For the third time in three years, the University of Mary Washington is looking for a new president, The Richmond Times-Dispatch reported. Judy Hample announced her resignation Friday, after one year in office. While Hample and the university board members were vague about her departure, it follows an investigation into money spent on bookcases in the president's home. Hample succeeded William J. Frawley, who was fired in 2007 after two arrests for driving under the influence.
The student government president at the University of California at San Diego temporarily froze funding for all student-financed media operations on the campus after members of a student media group made racially charged comments on a broadcast, the San Diego Union-Tribune reported. The incident, which was the second involving deragotory comments about black students in a matter of weeks, led the president of the student government to freeze student funding for all media outlets while the campus drafts a new policy on funding student media. The Guardian, the student newspaper, which does not receive student fee support, blasted the decision in an editorial entitled "Stopping the Presses Won't Heal the Hurt."
The members of the American Anthropological Association have voted to condemn the June coup in Honduras, and to back those "who have resisted and continue to resist" the government takeover. Association members were invited to vote online, and about 8 percent of members did. The final tally was 656 to 166. Supporters of the resolution said that the "repression in Honduras has specifically and disproportionately affected groups traditionally studied by anthropologists, to whom we as a profession have responsibilities" and that "the coup created an atmosphere hostile to research, including anthropological research." Critics raised questions about whether there was a real consensus about events in the country, and whether it was appropriate for the largely North American members to express these views despite some opposition from anthropologists in Honduras.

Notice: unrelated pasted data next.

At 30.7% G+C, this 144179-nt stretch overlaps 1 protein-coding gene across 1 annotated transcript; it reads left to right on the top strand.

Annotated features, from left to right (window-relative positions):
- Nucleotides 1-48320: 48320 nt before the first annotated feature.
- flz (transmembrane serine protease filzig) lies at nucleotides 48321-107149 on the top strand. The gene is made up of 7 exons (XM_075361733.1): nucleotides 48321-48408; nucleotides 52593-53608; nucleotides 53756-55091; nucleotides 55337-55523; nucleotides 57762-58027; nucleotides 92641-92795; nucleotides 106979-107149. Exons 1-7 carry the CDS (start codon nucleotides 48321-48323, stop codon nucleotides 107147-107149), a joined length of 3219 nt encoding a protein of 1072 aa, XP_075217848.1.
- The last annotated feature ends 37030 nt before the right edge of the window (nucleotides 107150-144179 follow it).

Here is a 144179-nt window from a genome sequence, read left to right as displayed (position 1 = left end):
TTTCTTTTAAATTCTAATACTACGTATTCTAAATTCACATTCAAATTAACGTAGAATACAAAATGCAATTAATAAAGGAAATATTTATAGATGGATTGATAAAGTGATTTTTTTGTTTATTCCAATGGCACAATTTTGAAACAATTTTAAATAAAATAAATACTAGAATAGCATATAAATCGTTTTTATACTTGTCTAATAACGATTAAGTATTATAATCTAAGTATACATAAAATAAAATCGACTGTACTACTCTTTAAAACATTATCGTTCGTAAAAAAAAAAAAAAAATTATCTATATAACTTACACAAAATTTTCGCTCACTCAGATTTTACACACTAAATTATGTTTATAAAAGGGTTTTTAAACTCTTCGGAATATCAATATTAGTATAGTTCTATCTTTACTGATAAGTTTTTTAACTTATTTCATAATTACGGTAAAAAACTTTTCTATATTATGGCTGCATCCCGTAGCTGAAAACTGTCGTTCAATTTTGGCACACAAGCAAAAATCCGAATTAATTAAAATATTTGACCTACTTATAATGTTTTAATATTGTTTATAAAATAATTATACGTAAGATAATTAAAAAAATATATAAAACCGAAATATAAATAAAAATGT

A local sheriff unhappy about having been used as an example of a double dipping employee charged into a classroom at Mercer County Community College and forced the offending professor to apologize, the Times of Trenton reported. Its account, and that of The College Voice, Mercer's student newspaper, said that Sheriff Kevin C. Larkin had been told via a student's text message that Michael Glass, a political science professor, had cited the fact that Larkin receives a police pension on top of his current salary as sheriff as evidence of the double dipping that contributes to New Jersey's $2 billion budget gap. (The class discussion reportedly also discussed the fact that Larkin was divorced and had hefty alimony payments.) Larkin reportedly tried to call Glass and, unable to reach him, came to the campus, where he reportedly spoke to him for several minutes in the hallway outside his classroom, before Glass returned and, with the sheriff by his side, apologized for "making disparaging comments" about him. The college's president, Patricia C. Donohue, issued a statement saying that "we do not think it is appropriate for any visitor to interrupt a class" and that "we plan to follow up with the individual about what our visitor policy is." Robin Schore, dean of Mercer's liberal arts division, was more forceful, telling the student newspaper that such an incident "has a chilling effect on free speech.... The idea of having a police presence challenging a professor and taking him out of class is something seen in a police state. It's outrageous."